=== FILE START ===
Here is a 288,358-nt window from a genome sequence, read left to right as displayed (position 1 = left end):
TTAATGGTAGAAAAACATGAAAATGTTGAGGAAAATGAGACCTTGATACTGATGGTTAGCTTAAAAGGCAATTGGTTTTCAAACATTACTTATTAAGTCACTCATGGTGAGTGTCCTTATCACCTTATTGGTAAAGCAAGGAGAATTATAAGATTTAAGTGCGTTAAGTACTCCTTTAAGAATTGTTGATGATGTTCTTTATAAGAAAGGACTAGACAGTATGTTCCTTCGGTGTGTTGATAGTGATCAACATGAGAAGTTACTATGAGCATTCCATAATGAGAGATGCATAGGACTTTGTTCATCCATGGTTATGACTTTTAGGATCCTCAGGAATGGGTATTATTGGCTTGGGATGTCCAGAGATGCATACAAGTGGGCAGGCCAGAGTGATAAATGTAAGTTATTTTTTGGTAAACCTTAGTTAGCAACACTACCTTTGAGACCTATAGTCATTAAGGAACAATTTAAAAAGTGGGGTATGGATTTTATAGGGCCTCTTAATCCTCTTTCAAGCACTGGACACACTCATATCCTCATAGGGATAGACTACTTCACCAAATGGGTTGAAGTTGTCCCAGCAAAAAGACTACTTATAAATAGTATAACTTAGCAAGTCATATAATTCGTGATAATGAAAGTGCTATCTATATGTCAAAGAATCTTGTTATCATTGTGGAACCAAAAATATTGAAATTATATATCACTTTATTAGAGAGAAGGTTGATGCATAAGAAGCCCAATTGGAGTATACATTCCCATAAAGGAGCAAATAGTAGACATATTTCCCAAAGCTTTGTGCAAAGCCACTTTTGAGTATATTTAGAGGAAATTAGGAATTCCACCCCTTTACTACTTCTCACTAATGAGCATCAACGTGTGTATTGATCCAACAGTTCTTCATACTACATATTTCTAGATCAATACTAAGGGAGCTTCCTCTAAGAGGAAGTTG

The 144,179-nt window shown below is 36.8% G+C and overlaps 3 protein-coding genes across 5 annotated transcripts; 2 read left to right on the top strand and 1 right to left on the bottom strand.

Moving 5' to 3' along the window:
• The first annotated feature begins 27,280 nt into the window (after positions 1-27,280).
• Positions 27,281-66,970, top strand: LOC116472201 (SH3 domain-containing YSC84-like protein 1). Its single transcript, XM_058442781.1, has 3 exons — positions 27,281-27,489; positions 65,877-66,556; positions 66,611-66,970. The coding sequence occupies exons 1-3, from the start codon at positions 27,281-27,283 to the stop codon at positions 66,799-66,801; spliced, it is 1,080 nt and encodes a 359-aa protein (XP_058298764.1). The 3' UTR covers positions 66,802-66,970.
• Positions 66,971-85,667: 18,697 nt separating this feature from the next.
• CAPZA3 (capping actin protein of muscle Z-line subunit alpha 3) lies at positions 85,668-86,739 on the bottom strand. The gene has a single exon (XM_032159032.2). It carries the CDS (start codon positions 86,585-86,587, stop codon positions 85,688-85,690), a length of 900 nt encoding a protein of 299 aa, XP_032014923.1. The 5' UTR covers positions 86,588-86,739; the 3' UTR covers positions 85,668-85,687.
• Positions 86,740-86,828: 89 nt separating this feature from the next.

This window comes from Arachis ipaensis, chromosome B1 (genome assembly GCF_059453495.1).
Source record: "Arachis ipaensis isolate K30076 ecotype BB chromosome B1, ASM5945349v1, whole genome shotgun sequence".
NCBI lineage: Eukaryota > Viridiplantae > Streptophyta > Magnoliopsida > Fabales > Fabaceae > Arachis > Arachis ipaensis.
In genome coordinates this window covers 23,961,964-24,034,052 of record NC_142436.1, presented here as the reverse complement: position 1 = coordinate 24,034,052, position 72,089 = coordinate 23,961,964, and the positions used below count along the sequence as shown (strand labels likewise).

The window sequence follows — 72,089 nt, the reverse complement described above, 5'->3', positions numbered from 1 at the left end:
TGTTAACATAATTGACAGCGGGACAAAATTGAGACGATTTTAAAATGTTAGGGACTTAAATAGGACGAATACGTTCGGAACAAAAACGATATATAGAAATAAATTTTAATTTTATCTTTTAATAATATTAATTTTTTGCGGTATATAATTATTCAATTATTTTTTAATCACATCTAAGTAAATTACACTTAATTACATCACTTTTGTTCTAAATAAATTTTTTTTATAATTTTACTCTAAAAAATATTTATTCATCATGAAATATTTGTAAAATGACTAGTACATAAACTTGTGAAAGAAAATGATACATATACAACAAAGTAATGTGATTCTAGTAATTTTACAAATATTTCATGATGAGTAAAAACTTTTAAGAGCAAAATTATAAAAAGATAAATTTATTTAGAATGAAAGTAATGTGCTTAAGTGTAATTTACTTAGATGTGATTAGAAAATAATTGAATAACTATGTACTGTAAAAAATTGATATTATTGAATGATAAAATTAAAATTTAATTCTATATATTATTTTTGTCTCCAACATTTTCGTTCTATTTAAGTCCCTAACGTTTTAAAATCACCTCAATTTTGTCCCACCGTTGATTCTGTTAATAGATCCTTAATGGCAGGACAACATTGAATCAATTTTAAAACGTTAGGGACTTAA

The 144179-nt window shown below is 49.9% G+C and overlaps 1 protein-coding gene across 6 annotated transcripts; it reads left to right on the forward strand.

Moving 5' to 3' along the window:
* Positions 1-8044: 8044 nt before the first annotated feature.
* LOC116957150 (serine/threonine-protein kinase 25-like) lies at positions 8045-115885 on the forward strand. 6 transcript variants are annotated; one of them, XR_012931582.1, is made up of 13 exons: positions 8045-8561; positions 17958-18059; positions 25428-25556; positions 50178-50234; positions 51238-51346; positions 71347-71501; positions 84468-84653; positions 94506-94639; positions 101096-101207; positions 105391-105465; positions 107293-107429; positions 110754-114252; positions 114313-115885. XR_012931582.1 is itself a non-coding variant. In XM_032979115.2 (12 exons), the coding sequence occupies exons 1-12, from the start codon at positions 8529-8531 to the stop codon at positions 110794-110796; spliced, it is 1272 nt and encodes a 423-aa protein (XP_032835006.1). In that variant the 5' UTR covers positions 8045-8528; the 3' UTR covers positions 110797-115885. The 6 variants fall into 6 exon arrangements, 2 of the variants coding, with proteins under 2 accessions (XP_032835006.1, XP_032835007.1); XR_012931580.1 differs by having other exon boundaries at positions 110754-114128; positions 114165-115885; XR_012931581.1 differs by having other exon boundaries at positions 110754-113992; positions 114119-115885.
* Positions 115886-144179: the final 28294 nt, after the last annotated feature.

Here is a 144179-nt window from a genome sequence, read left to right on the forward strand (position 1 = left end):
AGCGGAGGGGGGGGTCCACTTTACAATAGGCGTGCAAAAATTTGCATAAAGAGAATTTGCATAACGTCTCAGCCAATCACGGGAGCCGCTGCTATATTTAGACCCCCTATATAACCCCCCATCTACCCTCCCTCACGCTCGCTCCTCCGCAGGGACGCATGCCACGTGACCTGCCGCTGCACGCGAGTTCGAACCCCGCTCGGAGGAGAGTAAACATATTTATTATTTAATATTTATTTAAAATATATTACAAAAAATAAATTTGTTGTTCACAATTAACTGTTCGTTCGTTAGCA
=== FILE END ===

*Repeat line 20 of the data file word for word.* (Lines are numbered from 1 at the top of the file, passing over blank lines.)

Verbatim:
* Positions 115886-144179: the final 28294 nt, after the last annotated feature.